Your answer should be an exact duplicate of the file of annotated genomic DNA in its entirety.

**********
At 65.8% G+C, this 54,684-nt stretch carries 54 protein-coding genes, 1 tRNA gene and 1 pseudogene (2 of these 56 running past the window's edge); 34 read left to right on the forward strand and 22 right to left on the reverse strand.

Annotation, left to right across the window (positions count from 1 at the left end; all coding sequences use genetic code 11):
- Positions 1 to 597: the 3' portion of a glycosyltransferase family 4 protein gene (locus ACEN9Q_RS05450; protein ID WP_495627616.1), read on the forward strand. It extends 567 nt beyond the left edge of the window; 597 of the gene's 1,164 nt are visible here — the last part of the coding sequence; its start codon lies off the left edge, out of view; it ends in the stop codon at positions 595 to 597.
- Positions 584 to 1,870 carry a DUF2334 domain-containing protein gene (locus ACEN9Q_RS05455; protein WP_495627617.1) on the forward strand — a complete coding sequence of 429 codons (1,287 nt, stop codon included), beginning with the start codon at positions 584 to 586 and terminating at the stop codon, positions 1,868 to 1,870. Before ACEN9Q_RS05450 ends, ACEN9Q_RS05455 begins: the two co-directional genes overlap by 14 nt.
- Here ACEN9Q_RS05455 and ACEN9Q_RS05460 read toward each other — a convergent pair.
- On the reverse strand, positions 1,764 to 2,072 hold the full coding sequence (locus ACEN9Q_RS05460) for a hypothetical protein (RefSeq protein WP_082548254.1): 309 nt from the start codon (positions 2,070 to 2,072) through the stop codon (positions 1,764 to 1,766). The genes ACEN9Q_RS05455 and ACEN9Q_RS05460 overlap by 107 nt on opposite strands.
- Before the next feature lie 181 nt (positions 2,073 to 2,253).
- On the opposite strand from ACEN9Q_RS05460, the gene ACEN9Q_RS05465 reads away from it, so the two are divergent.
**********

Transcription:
At 65.8% G+C, this 54,684-nt stretch carries 54 protein-coding genes, 1 tRNA gene and 1 pseudogene (2 of these 56 running past the window's edge); 34 read left to right on the forward strand and 22 right to left on the reverse strand.

Annotation, left to right across the window (positions count from 1 at the left end; all coding sequences use genetic code 11):
- Positions 1 to 597: the 3' portion of a glycosyltransferase family 4 protein gene (locus ACEN9Q_RS05450; protein ID WP_495627616.1), read on the forward strand. It extends 567 nt beyond the left edge of the window; 597 of the gene's 1,164 nt are visible here — the last part of the coding sequence; its start codon lies off the left edge, out of view; it ends in the stop codon at positions 595 to 597.
- Positions 584 to 1,870 carry a DUF2334 domain-containing protein gene (locus ACEN9Q_RS05455; protein WP_495627617.1) on the forward strand — a complete coding sequence of 429 codons (1,287 nt, stop codon included), beginning with the start codon at positions 584 to 586 and terminating at the stop codon, positions 1,868 to 1,870. Before ACEN9Q_RS05450 ends, ACEN9Q_RS05455 begins: the two co-directional genes overlap by 14 nt.
- Here ACEN9Q_RS05455 and ACEN9Q_RS05460 read toward each other — a convergent pair.
- On the reverse strand, positions 1,764 to 2,072 hold the full coding sequence (locus ACEN9Q_RS05460) for a hypothetical protein (RefSeq protein WP_082548254.1): 309 nt from the start codon (positions 2,070 to 2,072) through the stop codon (positions 1,764 to 1,766). The genes ACEN9Q_RS05455 and ACEN9Q_RS05460 overlap by 107 nt on opposite strands.
- Before the next feature lie 181 nt (positions 2,073 to 2,253).
- On the opposite strand from ACEN9Q_RS05460, the gene ACEN9Q_RS05465 reads away from it, so the two are divergent.